Clutch In Dublin: Live Review

By on 13 May 2014


Maryland’s groove masters Clutch have been trekking across Europe recently, and stopped off in Dublin last Friday to deliver a raucous, riff filled performance. Dean Brown was there to witness them in full flow, and here’s what he made of the experience…



For a band who have existed just outside of the mainstream’s reach since their formation at the beginning of the 1990s, Clutch have some of the most dedicated fans you will ever encounter outside of, say, Rush. It is almost like being in a secret sect to be a Clutch fan. You know the band’s music inside out and although you truly believe Clutch should be known the world over, you take sly satisfaction from being one of the few who hold this band dear and from turning other like-minded folks onto the Maryland band’s brand of blues-burnin’ tunes. Consequentially, the cult of Clutch grows insidiously, avoiding all hype and trends—and it’s been like this since the band’s hardcore-driven 1993 debut, ‘Transnational Speedway League’.

It is therefore a pleasant surprise to find that Dublin’s The Academy is sold out in anticipation of Clutch’s return to Ireland. It seems as though long-time Irish Clutch fans have been whispering the band’s name with more frequency and volume in recent years, and it’s heartening to hear the reception afforded to this blue-collar band of blues brothers as they shuffle humbly out onto the stage this evening following a superb warm-up set by Clutch affiliates Lionize.

Coming off a headline show at Temples Festival in the UK and after rolling through Belfast the night before, Clutch are as well oiled live tonight as you would expect from such road warriors. On their last couple of albums Clutch pushed Delta blues and Americana as far as it could go in the context of their sound. The release of last year’s barnstorming ‘Earth Rocker’ (voted number 6 in our Album of the Year List here at Terrorizer) not only reconnected Clutch with their heavier side that has been missing since 2004’s ‘Blast Tyrant’, but its critical acclaim appears to have turned more heads than ever before, as seen tonight by the varied crowd in attendance: young guys in Anaal Nathrakh and Mastodon t-shirts to middle aged couples who look like they’re on the way to church—and they kind of are.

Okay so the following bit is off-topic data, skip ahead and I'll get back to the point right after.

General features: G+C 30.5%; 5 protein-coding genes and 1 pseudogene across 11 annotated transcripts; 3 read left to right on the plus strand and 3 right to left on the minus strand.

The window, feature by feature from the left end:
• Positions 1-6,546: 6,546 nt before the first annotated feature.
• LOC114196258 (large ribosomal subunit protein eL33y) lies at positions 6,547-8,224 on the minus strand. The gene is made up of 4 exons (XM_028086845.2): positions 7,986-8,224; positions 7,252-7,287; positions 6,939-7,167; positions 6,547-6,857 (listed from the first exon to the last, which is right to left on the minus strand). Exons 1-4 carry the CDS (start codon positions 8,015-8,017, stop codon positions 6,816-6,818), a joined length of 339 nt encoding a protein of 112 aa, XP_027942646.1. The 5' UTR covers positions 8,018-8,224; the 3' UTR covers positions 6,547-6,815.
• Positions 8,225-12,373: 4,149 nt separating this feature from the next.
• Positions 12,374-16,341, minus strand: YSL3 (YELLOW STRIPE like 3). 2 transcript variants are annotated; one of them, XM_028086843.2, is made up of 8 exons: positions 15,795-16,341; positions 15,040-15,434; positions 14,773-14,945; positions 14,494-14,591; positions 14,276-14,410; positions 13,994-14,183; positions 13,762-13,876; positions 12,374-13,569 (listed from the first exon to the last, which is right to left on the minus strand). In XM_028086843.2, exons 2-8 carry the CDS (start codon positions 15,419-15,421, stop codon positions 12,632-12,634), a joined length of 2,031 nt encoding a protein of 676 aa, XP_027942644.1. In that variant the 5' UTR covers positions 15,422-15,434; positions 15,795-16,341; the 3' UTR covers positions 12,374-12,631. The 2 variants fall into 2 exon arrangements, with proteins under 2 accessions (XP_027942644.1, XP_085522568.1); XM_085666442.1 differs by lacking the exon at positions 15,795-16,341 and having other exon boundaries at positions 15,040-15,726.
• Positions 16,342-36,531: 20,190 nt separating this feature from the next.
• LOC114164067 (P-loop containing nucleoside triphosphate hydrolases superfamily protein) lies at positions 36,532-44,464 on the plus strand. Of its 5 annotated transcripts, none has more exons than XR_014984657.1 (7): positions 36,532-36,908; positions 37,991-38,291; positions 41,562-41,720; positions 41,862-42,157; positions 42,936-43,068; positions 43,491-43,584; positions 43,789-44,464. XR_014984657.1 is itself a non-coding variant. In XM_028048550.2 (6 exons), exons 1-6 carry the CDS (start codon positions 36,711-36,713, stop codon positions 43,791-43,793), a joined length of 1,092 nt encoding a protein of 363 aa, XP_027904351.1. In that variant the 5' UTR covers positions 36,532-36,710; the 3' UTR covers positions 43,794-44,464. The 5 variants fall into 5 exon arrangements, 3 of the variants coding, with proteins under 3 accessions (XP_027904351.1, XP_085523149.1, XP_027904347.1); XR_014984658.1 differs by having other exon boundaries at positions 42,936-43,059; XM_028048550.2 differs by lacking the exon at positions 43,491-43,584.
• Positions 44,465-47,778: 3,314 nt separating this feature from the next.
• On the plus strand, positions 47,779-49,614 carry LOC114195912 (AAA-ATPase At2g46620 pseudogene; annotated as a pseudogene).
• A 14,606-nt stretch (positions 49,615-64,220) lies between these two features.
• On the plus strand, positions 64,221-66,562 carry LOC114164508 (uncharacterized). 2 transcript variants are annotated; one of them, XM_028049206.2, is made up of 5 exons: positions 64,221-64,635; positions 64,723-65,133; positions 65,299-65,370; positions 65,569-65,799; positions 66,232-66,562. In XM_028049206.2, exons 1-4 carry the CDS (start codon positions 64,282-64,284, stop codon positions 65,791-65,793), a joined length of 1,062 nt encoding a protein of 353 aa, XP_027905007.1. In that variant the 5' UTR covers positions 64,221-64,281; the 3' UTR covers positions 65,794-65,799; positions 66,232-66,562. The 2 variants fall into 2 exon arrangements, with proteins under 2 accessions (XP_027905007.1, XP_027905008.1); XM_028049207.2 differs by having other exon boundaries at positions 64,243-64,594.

Clutch’s live shows have become the stuff of legend amongst their fans, with tales of the band playing two sets one after the other now part of their folklore. Clutch, however, live and die by their fondness of tripping out on a jam. It can go either way live, not because the band are unable to keep chemistry intact by free-styling on previously established musical ideas, but more because their jams tend to outstay their welcome while the crowd aches to hear their favourite songs—of which there are many, all of which differ fan to fan. Tonight, Clutch leave the jamming to a bare minimum, instead they tear through a set that is top heavy on ‘Earth Rocker’ (the band play every song besides ‘Mr. Freedom’ and ‘Oh, Isabella’) while celebrating the 10 year anniversary of the mighty ‘Blast Tyrant’ with rip-roaring renditions of ‘The Mob Goes Wild’, the slow-burning ‘The Regulator’, and further fan favourites, ‘Profits of Doom’ and ‘Cypress Grove’.

“If you’re gonna do it do it live on stage, or don’t do it all,” sings vocalist Neil Fallon with venom during the title-track off ‘Earth Rocker’,  and this statement sums up Clutch’s ideology over the years. The band are at their most comfortable while on stage, even though you wouldn’t think it by guitarist Tim Sult and bassist Dan Maines’ stoic stage presence—both men focused workman-like on nailing their parts while drummer John Paul Gaster swings like Buddy Rich (all loose limbs and jazzy flair) and Fallon stalks the stage wide-eyed and heavily bearded, delivering his ingenious lyrics with the passion of a preacher man.


The weed-fuelled astro-travel of ‘Spacegrass’ takes the set down a level, much to the delight of the crowd. ‘Gone Cold’ is also a welcome change of pace following the airing of a new song, ‘Mad Sidewinder’, which sees Clutch continue on in the same up-tempo, groove-driven hard rock they’ve returned to champion. And although they keep stage banter to your usual pleasantries and nothing more, the crowd hang on every note, especially when Clutch return for an encore to a huge round of applause and raucous cheers from the crowd and proceed to kick out the jams with the cowbell-battering ‘DC Sound Attack!’ and the bar-room boogie of ‘Electric Worry’.

The most underrated band in rock music leaves Ireland tonight for a well deserved rest and although Clutch may never fill a large arena, those in attendance tonight are happy in the fact that this band belongs to them and them alone. And that’s the real power of music—not album sales or massive wealth, but personal connections.

WORDS: Dean Brown

You can find Clutch on Facebook.

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